That said, the movement for women rape victims has been enormous on a grand scale, with many historic victims of rape coming forward to report and to speak out. I think that a MeToo movement for male victims of sexual violence is possible. It will take courage and bravery, though, to get a conversation started. We are slowly seeing some adult men who were victims of child sexual abuse coming forward, so this is a start. I don’t know which direction this will take in the future, but it will be a slow journey since to speak out against male sexual violence is, as I say, to dismantle the gender order; but many men do not want this because it threatens to take away men’s power and privilege. Although not all men can embody hegemonic masculinities at the same time, they are often complicit in its manifestation, meaning that they benefit from the cultural and symbolic power that men as a social group hold. However, we know that not all men hold equal amounts of power at the same time, and that there are multiple masculinities during a given context, so there is always contestation in the gender order, but not enough to completely eradicate gender and sexuality norms in societies. It’s the same for women; we can’t simply argue that women are completely expelled from power, since power works in complicated ways, meaning that some women can and do configure patterns of hegemonic masculinities at particular contexts, times, and places. To suggest that women as a social group are powerless is to determine and essentialize women in this way and to reinforce their subordination, without considering the complexity of power and that it is negotiated between male-male and male-female bodies. The battle for gender equality remains: I am certain that we will see changes in patterns of gender social practices, but whether this will be for better or worse remains to be seen.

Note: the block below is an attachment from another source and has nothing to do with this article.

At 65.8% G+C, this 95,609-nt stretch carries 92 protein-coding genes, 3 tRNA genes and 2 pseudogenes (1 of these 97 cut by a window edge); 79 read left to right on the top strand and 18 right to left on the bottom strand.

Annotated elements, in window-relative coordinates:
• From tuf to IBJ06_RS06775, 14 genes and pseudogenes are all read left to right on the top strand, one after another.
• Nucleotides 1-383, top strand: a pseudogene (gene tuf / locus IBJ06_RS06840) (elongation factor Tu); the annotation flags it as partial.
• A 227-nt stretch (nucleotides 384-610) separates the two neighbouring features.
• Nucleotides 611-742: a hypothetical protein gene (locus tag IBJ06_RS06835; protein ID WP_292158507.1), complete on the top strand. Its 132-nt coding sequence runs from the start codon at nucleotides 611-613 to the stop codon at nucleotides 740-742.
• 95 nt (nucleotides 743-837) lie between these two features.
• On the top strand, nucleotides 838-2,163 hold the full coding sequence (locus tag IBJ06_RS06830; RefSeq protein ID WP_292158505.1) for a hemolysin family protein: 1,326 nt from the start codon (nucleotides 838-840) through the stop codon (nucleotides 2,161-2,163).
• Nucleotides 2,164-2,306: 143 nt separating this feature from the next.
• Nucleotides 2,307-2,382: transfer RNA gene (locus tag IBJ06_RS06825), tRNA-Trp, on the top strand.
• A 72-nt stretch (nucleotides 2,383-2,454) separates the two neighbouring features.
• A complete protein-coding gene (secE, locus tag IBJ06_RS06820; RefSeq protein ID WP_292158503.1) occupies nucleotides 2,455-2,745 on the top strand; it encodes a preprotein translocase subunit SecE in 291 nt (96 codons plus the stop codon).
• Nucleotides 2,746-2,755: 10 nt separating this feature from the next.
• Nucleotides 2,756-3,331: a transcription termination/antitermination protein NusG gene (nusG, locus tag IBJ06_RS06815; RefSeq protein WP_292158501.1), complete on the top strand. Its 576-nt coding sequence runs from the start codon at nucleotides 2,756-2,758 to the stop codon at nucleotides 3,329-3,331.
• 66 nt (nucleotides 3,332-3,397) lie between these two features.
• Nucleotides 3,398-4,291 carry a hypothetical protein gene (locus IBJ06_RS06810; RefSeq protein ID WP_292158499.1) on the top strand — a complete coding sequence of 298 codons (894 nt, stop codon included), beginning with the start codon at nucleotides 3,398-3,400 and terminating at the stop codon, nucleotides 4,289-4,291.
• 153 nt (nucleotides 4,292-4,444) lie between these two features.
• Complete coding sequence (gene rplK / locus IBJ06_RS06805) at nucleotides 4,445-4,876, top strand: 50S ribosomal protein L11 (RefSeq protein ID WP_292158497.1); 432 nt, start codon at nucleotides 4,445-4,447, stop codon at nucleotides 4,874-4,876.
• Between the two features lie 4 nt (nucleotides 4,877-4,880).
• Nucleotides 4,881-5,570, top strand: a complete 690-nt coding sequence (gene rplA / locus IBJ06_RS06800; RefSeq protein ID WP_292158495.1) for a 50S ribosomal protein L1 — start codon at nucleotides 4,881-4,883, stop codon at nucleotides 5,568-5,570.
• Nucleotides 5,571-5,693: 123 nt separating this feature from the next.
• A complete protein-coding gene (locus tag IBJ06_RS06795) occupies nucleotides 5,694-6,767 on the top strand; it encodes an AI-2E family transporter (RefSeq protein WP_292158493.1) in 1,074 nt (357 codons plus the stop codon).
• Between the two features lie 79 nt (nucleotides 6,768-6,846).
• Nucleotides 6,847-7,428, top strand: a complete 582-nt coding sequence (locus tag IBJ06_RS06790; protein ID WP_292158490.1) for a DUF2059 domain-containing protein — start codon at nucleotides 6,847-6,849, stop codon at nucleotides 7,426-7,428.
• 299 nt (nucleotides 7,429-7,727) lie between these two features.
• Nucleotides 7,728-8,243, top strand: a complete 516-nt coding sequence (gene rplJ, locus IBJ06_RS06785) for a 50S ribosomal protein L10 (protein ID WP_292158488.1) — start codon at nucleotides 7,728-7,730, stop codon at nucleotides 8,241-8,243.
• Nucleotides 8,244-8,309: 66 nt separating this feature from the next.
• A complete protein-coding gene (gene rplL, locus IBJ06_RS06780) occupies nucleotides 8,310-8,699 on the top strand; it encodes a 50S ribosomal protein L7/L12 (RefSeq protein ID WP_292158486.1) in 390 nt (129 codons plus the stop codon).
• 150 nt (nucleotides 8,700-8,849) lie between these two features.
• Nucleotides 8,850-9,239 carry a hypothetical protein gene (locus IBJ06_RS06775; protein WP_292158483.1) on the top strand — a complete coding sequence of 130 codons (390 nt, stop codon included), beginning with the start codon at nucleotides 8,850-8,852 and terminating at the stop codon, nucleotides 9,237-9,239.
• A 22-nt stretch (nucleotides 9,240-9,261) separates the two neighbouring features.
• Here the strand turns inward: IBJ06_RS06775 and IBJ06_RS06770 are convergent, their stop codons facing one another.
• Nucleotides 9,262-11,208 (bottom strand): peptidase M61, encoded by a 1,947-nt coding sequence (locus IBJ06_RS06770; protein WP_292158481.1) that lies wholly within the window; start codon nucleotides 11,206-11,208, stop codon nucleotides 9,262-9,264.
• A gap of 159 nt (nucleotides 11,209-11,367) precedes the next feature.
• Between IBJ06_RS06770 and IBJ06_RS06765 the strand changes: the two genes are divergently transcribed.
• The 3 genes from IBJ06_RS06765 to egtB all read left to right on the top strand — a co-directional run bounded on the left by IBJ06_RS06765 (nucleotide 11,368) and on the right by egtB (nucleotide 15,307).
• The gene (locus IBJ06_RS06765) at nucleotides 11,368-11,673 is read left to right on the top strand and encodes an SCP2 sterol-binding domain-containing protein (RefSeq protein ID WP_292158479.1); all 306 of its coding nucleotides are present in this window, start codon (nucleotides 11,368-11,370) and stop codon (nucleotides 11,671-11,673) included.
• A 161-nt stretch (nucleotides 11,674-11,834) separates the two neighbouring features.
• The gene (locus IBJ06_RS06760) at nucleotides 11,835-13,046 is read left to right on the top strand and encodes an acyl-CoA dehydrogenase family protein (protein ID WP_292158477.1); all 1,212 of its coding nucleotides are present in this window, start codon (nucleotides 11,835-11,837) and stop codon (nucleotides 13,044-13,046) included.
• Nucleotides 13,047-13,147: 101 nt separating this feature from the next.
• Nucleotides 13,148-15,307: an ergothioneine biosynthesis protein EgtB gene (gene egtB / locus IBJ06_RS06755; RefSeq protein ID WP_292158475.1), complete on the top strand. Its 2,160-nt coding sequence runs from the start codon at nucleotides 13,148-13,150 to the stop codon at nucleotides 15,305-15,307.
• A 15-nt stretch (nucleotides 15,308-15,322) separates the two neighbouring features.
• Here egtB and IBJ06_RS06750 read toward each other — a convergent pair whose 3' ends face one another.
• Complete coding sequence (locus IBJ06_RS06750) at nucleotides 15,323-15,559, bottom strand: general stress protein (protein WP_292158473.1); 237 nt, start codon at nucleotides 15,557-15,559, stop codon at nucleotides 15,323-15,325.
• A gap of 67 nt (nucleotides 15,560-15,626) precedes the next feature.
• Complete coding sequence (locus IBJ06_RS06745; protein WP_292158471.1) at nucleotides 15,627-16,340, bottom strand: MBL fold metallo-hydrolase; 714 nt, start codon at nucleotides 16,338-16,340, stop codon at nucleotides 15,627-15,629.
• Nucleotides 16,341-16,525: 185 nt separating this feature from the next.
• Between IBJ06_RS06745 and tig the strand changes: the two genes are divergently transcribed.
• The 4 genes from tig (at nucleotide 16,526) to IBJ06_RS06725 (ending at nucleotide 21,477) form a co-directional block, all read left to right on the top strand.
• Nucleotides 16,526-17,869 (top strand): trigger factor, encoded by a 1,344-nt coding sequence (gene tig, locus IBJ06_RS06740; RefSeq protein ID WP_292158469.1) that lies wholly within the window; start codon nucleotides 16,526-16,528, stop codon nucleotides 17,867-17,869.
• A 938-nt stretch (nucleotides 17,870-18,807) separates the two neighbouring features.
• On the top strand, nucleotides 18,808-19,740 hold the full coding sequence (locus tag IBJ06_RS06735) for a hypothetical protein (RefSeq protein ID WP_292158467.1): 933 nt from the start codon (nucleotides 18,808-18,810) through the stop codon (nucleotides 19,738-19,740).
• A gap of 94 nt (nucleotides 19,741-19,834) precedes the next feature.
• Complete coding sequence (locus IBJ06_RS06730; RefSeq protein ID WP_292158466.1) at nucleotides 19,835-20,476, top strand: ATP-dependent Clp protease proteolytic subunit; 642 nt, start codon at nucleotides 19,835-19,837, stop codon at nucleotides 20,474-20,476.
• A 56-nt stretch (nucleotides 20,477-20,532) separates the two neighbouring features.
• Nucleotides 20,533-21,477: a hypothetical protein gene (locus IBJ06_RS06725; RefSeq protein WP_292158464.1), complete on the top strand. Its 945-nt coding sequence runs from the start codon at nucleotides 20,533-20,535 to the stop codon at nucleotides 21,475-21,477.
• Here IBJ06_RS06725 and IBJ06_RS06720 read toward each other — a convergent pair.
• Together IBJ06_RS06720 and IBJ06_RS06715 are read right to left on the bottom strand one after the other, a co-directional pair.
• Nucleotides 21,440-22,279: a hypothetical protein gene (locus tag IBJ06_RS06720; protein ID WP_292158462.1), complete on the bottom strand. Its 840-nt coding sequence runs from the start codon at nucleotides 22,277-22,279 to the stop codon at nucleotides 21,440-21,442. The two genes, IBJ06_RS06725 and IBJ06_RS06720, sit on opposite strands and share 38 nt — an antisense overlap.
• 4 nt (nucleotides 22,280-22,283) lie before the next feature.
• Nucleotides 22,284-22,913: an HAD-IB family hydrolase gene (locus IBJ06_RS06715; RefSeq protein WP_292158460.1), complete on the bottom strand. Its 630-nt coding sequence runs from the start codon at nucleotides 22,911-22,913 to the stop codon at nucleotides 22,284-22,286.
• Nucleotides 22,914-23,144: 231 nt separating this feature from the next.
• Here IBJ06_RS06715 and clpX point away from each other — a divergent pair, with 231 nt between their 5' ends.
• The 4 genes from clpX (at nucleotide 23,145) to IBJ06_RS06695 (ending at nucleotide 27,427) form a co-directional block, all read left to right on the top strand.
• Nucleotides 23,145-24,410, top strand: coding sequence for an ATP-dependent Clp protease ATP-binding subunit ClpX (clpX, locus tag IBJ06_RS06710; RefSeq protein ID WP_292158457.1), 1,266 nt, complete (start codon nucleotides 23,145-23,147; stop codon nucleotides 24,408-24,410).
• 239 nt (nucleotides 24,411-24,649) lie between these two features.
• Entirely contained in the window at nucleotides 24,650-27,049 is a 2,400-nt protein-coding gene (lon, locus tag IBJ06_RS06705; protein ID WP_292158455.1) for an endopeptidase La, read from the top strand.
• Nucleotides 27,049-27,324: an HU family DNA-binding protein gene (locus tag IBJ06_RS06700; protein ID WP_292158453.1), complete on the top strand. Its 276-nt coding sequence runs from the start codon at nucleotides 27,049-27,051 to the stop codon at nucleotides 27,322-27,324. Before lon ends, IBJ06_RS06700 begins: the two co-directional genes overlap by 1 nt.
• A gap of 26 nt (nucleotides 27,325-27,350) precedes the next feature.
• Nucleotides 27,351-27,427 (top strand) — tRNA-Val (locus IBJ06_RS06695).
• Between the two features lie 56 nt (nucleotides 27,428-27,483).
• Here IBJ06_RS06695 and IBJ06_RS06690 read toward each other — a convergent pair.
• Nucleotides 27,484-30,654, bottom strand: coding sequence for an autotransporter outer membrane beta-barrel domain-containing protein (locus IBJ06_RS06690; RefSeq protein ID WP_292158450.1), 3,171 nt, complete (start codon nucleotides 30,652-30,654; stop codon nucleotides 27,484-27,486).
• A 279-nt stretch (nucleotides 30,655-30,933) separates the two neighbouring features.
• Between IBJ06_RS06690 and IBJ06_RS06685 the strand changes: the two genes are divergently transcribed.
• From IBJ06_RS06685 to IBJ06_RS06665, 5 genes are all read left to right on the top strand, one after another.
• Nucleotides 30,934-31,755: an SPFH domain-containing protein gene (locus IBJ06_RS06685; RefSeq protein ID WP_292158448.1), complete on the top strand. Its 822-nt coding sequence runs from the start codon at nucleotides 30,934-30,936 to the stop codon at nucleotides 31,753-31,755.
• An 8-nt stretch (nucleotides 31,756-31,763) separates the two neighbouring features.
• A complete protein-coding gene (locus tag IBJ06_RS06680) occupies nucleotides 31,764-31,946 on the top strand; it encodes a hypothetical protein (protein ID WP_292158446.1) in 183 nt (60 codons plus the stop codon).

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Adriaan van Klinken